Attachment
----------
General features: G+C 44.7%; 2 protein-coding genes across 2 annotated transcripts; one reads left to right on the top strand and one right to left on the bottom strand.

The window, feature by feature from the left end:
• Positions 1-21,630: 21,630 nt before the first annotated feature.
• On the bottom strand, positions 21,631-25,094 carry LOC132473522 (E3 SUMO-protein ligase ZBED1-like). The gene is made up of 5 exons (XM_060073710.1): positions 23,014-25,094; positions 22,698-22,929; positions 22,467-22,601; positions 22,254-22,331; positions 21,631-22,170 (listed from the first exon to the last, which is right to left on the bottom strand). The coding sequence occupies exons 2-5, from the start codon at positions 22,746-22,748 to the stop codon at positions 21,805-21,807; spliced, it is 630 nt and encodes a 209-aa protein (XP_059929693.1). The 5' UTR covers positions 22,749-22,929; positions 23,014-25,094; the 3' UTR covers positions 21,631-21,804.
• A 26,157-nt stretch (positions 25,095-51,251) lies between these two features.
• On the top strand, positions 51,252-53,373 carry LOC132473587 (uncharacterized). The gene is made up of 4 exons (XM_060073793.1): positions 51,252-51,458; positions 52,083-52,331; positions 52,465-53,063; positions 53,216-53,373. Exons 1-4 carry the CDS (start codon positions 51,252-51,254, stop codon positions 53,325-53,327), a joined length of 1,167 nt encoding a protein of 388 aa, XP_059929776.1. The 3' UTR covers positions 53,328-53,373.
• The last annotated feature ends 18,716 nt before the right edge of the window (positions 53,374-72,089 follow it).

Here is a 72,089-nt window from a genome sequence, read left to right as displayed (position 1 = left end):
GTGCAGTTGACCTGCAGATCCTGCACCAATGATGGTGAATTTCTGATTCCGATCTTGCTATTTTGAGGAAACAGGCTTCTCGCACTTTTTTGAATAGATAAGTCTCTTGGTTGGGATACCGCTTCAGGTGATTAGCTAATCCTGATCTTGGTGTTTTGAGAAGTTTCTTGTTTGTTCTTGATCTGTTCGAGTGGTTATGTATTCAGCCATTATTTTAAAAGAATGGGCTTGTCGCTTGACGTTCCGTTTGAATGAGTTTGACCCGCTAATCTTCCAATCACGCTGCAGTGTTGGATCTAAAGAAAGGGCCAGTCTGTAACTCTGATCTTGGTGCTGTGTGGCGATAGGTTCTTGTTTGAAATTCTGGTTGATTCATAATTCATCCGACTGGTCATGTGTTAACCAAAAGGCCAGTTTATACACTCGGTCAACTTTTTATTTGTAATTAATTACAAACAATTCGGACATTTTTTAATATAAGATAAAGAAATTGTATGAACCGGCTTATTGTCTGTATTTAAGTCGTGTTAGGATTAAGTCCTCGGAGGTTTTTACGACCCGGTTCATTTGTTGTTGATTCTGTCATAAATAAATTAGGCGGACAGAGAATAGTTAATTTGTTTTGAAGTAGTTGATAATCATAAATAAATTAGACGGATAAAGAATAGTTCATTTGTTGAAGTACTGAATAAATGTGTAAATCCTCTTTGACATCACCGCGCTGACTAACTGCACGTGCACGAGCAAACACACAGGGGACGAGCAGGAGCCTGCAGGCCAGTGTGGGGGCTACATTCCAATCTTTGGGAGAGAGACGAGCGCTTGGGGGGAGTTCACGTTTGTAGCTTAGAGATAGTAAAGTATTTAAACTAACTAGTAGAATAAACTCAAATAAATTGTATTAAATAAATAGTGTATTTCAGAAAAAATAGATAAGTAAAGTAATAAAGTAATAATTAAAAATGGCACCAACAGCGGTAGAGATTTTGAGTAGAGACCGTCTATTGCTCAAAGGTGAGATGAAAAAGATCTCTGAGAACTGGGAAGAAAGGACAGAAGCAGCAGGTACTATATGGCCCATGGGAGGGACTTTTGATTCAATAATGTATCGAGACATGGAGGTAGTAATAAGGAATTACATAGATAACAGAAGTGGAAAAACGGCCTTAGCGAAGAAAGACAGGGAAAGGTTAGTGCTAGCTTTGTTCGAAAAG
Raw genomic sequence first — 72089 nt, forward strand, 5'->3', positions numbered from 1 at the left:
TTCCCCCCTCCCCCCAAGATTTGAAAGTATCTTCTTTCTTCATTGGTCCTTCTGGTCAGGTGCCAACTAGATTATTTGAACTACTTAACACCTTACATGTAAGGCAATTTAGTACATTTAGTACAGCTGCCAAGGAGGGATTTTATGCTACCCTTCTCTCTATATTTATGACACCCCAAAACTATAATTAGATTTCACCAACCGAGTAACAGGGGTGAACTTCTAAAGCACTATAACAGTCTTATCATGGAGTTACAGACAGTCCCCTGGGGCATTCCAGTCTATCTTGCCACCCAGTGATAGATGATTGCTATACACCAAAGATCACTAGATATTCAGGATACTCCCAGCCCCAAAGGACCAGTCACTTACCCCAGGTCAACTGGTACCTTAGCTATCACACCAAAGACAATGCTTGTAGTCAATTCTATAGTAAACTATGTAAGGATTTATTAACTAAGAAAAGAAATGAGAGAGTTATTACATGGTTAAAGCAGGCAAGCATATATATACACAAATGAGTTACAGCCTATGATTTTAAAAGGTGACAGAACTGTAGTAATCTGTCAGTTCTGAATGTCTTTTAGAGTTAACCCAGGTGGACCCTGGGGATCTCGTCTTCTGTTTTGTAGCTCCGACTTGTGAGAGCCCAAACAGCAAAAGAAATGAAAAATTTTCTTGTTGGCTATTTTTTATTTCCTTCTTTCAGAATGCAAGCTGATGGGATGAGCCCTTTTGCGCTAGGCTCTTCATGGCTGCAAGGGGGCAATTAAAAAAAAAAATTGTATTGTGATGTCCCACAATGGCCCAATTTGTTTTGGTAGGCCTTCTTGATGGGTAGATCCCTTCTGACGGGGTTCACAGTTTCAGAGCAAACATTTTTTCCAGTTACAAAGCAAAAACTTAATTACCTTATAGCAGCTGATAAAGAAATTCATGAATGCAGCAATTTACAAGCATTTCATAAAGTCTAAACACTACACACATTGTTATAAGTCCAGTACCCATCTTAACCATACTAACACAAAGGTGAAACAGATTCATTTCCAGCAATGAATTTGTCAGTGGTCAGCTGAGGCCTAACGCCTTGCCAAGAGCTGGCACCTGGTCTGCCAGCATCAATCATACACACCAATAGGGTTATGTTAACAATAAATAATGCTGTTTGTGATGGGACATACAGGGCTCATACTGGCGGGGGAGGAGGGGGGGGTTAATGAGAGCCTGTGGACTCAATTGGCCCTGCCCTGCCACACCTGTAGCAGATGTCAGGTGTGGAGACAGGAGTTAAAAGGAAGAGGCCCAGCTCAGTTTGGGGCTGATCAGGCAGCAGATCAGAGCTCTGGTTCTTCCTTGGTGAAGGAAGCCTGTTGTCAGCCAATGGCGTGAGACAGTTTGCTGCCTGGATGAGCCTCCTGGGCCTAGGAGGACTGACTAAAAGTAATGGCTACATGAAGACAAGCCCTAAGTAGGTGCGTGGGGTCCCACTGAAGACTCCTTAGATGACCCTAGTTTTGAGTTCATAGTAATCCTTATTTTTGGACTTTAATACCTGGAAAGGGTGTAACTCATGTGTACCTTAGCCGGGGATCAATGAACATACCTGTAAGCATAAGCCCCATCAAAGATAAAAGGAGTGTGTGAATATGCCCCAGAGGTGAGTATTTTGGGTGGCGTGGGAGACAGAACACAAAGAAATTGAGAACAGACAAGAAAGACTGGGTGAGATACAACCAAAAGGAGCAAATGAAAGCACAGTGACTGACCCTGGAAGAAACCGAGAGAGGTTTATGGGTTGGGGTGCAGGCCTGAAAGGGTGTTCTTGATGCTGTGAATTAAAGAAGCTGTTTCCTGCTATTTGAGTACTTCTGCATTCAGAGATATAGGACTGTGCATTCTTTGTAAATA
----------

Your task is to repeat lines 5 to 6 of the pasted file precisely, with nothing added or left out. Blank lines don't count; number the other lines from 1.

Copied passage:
• A 26,157-nt stretch (positions 25,095-51,251) lies between these two features.
• On the top strand, positions 51,252-53,373 carry LOC132473587 (uncharacterized). The gene is made up of 4 exons (XM_060073793.1): positions 51,252-51,458; positions 52,083-52,331; positions 52,465-53,063; positions 53,216-53,373. Exons 1-4 carry the CDS (start codon positions 51,252-51,254, stop codon positions 53,325-53,327), a joined length of 1,167 nt encoding a protein of 388 aa, XP_059929776.1. The 3' UTR covers positions 53,328-53,373.